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Old 09-24-2005, 02:25 AM   #1
rotm_adm
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Currently, I run an LPMud using the LDMud driver along w/ the MySQL database package interface. Currently we have taken several parts of our hardcoded inherits and variable formulas and created an assortment of daemons that call our MySQL database stored variables.

At last count, we found that with the conversion from hardcode to a database-driven system w/ daemons, we have saved several megabytes of disk space. An example of the savings can be seen in our player advancement system: Old code -- 8mb via multiple inherits files and variable formulas; New code -- 24.4k daemon file + 3.1k database variables.

Has anyone else utilized the MySQL database (or other databases for that matter) for making their game run better, faster or a little bit of both -- not only for the player's sake, but for your builders/developers as well?

-- Silverthorn
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Old 09-24-2005, 03:01 AM   #2
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I've been tinkering with this, actually, on one of my side projects. It's quite handy from a resource management standpoint. However, the major drawback can come if your game is on a shared server with other games and websites, with the increased chance for Apache and other SQL-linked goodies to go offline, thus leaving your SQL-driven systems in the lurch.

Not really much of an issue if your game is on a dedicated server, however.
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Old 09-24-2005, 10:54 AM   #3
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We're utilizing a Database backend for the store of just about all our mud information (excepting of some code constants that really shouldn't be in it).
Essentially we did it for organization purposes, decreased coding time of save/loads, and for the dynamic nature it lends to our system. Restricted remote access to the system allows for the creation of non-in-game OLC creation building to be done through a separate program, which can access the database for things such as lists of mob and item, templates room types ect. It can also be used to access information about the game quickly and easily for posting on a website, and could be updated instantly upon a chance in the information (pending a refresh of the window of course) (game statistics, help files, ect).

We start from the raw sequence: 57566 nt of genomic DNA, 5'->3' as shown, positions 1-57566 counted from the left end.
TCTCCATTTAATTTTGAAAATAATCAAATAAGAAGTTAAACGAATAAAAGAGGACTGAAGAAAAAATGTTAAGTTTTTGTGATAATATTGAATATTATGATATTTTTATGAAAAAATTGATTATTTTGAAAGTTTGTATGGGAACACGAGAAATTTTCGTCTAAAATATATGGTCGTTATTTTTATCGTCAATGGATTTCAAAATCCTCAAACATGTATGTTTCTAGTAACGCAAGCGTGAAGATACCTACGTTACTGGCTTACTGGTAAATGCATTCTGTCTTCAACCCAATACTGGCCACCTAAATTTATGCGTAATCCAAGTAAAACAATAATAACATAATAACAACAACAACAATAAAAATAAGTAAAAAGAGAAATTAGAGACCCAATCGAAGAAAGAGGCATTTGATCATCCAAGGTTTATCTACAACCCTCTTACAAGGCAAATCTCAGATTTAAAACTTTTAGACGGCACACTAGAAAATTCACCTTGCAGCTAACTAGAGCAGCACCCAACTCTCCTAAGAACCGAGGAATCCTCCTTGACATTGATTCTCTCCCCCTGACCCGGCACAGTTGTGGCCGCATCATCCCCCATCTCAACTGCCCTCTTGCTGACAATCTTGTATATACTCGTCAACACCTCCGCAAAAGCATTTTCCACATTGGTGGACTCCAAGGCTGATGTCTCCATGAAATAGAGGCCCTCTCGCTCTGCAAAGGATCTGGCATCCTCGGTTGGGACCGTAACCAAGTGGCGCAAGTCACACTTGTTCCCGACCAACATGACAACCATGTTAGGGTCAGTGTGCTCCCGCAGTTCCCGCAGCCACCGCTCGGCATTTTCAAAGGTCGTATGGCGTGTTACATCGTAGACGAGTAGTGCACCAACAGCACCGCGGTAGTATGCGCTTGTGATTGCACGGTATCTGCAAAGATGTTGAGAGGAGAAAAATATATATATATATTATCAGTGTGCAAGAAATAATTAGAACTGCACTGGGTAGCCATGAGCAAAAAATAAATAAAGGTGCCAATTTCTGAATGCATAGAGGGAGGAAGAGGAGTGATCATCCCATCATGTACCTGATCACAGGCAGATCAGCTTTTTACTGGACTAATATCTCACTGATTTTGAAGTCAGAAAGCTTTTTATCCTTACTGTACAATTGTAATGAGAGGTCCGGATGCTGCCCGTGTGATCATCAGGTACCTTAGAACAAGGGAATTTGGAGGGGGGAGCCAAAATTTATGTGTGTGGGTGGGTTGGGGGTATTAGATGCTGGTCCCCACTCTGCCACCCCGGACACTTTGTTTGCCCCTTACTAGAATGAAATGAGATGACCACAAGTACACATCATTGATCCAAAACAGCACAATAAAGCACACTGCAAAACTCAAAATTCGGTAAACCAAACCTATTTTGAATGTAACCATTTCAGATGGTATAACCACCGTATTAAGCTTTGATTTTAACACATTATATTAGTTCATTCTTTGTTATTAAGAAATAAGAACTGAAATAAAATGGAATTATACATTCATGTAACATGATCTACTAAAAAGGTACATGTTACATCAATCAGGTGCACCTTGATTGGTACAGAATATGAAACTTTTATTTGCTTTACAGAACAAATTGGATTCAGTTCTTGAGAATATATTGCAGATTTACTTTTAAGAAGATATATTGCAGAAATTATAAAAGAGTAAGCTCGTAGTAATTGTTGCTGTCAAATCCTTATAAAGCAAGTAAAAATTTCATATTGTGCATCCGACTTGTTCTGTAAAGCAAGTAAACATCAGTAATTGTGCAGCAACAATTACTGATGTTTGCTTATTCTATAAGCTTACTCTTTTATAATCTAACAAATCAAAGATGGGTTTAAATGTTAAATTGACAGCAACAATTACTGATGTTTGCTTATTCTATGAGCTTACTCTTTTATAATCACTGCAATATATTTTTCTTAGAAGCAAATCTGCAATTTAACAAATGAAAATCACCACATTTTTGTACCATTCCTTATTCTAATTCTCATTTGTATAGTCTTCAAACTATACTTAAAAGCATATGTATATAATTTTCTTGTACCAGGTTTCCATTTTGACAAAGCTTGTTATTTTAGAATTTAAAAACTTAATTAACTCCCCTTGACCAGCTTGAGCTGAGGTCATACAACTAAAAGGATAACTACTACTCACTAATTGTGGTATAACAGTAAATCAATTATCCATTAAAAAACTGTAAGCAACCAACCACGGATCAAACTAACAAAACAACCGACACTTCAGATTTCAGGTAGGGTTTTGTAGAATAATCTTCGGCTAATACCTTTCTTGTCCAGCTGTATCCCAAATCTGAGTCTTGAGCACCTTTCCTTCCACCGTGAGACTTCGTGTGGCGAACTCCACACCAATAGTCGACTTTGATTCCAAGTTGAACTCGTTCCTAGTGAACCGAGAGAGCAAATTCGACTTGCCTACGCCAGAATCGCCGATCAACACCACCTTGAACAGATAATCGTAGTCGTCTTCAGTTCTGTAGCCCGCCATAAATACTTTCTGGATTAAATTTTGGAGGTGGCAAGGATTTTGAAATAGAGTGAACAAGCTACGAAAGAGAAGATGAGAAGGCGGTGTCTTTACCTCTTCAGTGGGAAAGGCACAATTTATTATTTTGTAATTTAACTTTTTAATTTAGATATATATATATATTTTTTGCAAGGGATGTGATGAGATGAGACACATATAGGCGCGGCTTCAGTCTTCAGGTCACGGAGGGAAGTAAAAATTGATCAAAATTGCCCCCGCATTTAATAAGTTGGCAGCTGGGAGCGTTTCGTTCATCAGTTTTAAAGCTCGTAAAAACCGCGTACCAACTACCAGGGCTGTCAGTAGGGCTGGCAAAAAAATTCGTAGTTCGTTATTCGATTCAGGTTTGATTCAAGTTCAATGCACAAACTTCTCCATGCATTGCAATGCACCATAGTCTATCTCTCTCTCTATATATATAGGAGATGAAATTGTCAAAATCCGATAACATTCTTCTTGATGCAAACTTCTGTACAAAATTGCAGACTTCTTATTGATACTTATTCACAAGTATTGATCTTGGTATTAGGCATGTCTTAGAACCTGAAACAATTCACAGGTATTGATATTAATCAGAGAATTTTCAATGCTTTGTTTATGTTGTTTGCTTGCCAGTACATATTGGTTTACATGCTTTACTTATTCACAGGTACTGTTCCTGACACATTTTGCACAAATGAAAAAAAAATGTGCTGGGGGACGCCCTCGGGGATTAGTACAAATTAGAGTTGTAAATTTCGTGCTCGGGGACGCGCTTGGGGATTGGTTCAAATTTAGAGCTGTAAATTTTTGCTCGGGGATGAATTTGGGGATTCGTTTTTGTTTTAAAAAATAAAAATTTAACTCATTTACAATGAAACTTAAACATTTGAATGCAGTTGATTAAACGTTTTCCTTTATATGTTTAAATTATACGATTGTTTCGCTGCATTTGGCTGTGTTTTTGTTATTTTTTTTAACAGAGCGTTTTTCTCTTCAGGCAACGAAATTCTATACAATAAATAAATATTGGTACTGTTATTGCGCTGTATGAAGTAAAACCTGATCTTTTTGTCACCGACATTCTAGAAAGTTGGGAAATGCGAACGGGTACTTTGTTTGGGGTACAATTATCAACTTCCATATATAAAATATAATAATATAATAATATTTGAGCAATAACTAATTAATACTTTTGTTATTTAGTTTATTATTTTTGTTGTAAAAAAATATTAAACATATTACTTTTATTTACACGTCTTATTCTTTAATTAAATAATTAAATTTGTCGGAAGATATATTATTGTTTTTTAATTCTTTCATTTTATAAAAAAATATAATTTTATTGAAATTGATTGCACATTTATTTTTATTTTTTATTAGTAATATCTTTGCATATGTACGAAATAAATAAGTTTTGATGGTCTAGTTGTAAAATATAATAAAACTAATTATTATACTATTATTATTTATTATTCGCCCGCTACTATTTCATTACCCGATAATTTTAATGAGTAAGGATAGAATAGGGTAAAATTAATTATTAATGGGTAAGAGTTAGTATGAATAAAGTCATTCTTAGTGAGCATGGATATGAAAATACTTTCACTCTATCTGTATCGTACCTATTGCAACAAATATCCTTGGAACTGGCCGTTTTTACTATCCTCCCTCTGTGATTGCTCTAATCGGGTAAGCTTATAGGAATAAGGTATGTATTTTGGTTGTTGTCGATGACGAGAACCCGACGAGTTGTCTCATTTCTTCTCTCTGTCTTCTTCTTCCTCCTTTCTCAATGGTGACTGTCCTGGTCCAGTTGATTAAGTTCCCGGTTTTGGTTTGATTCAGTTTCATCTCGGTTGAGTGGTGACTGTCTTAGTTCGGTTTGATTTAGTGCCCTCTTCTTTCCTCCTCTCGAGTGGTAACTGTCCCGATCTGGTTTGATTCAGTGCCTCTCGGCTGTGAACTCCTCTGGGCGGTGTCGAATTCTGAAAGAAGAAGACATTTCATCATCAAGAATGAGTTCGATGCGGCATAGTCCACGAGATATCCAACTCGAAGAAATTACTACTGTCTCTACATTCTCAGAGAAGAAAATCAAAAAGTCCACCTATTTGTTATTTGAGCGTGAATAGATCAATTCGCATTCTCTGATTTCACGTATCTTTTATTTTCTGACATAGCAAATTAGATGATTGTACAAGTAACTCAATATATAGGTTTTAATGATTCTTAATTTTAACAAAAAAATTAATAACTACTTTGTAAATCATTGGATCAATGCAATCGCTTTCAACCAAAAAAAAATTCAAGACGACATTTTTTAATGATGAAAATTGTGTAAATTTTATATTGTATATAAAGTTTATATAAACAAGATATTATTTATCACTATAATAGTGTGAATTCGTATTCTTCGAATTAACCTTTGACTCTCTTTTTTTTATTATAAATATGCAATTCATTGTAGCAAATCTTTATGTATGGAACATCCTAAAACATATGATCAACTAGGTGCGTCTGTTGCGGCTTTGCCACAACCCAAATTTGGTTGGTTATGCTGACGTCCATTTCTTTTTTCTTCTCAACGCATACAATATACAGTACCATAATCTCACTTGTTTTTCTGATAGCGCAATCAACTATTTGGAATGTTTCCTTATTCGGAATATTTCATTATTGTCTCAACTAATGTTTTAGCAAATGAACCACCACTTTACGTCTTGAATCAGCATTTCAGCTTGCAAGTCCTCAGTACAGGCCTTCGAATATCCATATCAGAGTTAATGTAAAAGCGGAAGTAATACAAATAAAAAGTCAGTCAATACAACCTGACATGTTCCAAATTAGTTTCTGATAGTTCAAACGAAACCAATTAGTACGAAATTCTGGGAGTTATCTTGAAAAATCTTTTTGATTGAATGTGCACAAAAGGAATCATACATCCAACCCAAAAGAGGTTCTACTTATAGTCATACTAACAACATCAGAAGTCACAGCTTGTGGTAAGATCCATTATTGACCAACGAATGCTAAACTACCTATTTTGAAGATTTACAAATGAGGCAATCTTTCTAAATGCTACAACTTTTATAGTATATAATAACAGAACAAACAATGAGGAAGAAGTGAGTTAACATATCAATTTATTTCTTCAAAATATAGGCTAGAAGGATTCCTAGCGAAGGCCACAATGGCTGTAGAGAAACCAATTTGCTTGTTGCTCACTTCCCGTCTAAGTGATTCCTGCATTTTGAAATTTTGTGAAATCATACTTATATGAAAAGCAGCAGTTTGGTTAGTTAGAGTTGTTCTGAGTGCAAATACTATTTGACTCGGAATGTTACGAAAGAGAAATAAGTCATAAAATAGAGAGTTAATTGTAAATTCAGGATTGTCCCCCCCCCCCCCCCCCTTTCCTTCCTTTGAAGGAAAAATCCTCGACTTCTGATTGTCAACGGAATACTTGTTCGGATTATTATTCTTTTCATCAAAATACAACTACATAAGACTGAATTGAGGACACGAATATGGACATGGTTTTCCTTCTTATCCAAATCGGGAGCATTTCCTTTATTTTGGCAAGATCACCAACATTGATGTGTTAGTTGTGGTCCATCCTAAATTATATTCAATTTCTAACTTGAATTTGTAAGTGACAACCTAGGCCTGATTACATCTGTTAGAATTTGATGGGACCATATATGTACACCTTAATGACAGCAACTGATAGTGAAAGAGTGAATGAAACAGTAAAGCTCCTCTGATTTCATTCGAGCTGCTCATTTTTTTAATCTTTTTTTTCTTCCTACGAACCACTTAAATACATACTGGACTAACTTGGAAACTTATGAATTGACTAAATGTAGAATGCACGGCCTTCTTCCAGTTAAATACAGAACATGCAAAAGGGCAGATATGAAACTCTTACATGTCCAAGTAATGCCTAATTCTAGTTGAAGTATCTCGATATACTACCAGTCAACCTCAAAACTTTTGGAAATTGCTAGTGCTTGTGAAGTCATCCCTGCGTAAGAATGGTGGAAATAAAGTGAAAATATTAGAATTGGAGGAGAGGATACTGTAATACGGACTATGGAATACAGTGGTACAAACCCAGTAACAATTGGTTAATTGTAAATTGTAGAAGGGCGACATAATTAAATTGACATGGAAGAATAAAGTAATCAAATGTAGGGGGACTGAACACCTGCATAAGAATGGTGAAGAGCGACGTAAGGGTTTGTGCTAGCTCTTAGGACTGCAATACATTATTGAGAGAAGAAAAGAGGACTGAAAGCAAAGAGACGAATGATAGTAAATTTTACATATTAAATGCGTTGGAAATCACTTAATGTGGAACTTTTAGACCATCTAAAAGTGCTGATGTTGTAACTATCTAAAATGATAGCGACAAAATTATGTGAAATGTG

For a large server application which we thought should be as dynamic as possible, it seemed to be the best option. And we're not without help when it comes to needing to do things that a file system could do (distribute the information in the database via file, or back up the system). All that is, obviously, very easily done.
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Old 10-29-2005, 12:40 PM   #4
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Interesting approach, I have been wondering what sort of database addition I could add to my new project.

I just kicked off a new DGD/Phantasmal Mud that is going to be set in Space. And not just any old Space but one with 100,000 Stars, and about 100,000 Planets.

So naturally I am concerned about storeing and handling a large amount of data.

How much work went into setting up your system. And did you consider any other approaches before you chose the one you did?


A.T
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Old 10-29-2005, 01:10 PM   #5
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Quote:
Originally Posted by (rotm_adm @ Sep. 24 2005,03:25)
Has anyone else utilized the MySQL database (or other databases for that matter) for making their game run better, faster or a little bit of both -- not only for the player's sake, but for your builders/developers as well?
We use MySQL databases, but definitely not to make the game run faster. They are a lot slower than Rapture's native databases due to the fact that Rapture's dbs are memory resident and are built to sacrifice memory space for the sake of speed. RAM is dirt-cheap, after all, so who cares.

What we use them for, however, is storing data that we need to expose to processes outside the game or data that just doesn't need to be accessed frequently (registration data, player-written books, etc).

--matt
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